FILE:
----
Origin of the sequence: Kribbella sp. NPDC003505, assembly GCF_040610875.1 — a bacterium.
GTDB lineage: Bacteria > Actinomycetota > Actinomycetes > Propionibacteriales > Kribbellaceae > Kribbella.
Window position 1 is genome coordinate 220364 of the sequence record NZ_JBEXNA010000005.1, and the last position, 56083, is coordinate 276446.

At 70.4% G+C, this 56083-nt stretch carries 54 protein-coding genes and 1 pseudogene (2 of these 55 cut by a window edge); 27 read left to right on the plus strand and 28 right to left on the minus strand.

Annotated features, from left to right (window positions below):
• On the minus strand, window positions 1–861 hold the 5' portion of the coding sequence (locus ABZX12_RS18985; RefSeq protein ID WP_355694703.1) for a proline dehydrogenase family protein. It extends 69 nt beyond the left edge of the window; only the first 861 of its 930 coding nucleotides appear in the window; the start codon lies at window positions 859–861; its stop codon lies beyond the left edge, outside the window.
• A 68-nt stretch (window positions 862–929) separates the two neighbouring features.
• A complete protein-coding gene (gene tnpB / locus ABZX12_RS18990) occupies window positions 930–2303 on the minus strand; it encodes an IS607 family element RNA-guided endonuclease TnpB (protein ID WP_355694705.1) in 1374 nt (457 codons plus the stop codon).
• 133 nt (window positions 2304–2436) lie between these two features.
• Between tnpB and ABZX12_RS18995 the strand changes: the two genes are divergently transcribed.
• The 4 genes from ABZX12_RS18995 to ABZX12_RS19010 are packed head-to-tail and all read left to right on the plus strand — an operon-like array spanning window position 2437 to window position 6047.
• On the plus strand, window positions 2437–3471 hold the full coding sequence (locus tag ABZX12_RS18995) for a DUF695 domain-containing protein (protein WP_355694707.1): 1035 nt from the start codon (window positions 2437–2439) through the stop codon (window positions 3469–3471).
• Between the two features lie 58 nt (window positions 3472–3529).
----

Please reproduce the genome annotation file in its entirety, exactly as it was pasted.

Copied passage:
Origin of the sequence: Kribbella sp. NPDC003505, assembly GCF_040610875.1 — a bacterium.
GTDB lineage: Bacteria > Actinomycetota > Actinomycetes > Propionibacteriales > Kribbellaceae > Kribbella.
Window position 1 is genome coordinate 220364 of the sequence record NZ_JBEXNA010000005.1, and the last position, 56083, is coordinate 276446.

At 70.4% G+C, this 56083-nt stretch carries 54 protein-coding genes and 1 pseudogene (2 of these 55 cut by a window edge); 27 read left to right on the plus strand and 28 right to left on the minus strand.

Annotated features, from left to right (window positions below):
• On the minus strand, window positions 1–861 hold the 5' portion of the coding sequence (locus ABZX12_RS18985; RefSeq protein ID WP_355694703.1) for a proline dehydrogenase family protein. It extends 69 nt beyond the left edge of the window; only the first 861 of its 930 coding nucleotides appear in the window; the start codon lies at window positions 859–861; its stop codon lies beyond the left edge, outside the window.
• A 68-nt stretch (window positions 862–929) separates the two neighbouring features.
• A complete protein-coding gene (gene tnpB / locus ABZX12_RS18990) occupies window positions 930–2303 on the minus strand; it encodes an IS607 family element RNA-guided endonuclease TnpB (protein ID WP_355694705.1) in 1374 nt (457 codons plus the stop codon).
• 133 nt (window positions 2304–2436) lie between these two features.
• Between tnpB and ABZX12_RS18995 the strand changes: the two genes are divergently transcribed.
• The 4 genes from ABZX12_RS18995 to ABZX12_RS19010 are packed head-to-tail and all read left to right on the plus strand — an operon-like array spanning window position 2437 to window position 6047.
• On the plus strand, window positions 2437–3471 hold the full coding sequence (locus tag ABZX12_RS18995) for a DUF695 domain-containing protein (protein WP_355694707.1): 1035 nt from the start codon (window positions 2437–2439) through the stop codon (window positions 3469–3471).
• Between the two features lie 58 nt (window positions 3472–3529).